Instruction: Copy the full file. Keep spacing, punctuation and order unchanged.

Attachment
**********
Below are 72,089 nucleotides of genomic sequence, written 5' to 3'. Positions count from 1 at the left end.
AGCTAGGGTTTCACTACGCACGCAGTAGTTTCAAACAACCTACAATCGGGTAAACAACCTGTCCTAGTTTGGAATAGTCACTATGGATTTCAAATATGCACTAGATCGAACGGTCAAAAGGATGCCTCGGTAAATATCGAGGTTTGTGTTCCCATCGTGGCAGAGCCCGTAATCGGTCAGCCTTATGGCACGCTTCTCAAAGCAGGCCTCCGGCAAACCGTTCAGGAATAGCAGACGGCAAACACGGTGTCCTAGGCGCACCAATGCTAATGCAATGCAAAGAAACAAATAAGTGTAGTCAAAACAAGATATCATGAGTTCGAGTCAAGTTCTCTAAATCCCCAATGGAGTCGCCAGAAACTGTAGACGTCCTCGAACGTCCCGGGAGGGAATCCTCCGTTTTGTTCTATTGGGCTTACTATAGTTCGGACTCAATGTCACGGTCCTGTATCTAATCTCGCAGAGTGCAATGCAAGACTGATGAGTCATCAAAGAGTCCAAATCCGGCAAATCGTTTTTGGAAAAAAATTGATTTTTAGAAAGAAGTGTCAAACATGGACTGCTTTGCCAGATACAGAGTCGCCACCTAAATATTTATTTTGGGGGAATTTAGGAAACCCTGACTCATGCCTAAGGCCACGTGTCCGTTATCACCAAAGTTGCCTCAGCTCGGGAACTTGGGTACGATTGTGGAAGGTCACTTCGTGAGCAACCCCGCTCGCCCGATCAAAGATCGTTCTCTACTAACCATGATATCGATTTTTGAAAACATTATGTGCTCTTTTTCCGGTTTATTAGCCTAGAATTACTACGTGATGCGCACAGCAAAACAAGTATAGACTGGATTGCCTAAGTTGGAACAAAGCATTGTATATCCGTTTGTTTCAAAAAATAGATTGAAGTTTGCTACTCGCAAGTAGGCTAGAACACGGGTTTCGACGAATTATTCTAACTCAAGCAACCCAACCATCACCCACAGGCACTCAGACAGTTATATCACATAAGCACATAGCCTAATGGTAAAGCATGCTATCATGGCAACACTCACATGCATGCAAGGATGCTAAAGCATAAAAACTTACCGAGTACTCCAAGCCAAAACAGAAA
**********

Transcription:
Below are 72,089 nucleotides of genomic sequence, written 5' to 3'. Positions count from 1 at the left end.
AGCTAGGGTTTCACTACGCACGCAGTAGTTTCAAACAACCTACAATCGGGTAAACAACCTGTCCTAGTTTGGAATAGTCACTATGGATTTCAAATATGCACTAGATCGAACGGTCAAAAGGATGCCTCGGTAAATATCGAGGTTTGTGTTCCCATCGTGGCAGAGCCCGTAATCGGTCAGCCTTATGGCACGCTTCTCAAAGCAGGCCTCCGGCAAACCGTTCAGGAATAGCAGACGGCAAACACGGTGTCCTAGGCGCACCAATGCTAATGCAATGCAAAGAAACAAATAAGTGTAGTCAAAACAAGATATCATGAGTTCGAGTCAAGTTCTCTAAATCCCCAATGGAGTCGCCAGAAACTGTAGACGTCCTCGAACGTCCCGGGAGGGAATCCTCCGTTTTGTTCTATTGGGCTTACTATAGTTCGGACTCAATGTCACGGTCCTGTATCTAATCTCGCAGAGTGCAATGCAAGACTGATGAGTCATCAAAGAGTCCAAATCCGGCAAATCGTTTTTGGAAAAAAATTGATTTTTAGAAAGAAGTGTCAAACATGGACTGCTTTGCCAGATACAGAGTCGCCACCTAAATATTTATTTTGGGGGAATTTAGGAAACCCTGACTCATGCCTAAGGCCACGTGTCCGTTATCACCAAAGTTGCCTCAGCTCGGGAACTTGGGTACGATTGTGGAAGGTCACTTCGTGAGCAACCCCGCTCGCCCGATCAAAGATCGTTCTCTACTAACCATGATATCGATTTTTGAAAACATTATGTGCTCTTTTTCCGGTTTATTAGCCTAGAATTACTACGTGATGCGCACAGCAAAACAAGTATAGACTGGATTGCCTAAGTTGGAACAAAGCATTGTATATCCGTTTGTTTCAAAAAATAGATTGAAGTTTGCTACTCGCAAGTAGGCTAGAACACGGGTTTCGACGAATTATTCTAACTCAAGCAACCCAACCATCACCCACAGGCACTCAGACAGTTATATCACATAAGCACATAGCCTAATGGTAAAGCATGCTATCATGGCAACACTCACATGCATGCAAGGATGCTAAAGCATAAAAACTTACCGAGTACTCCAAGCCAAAACAGAAA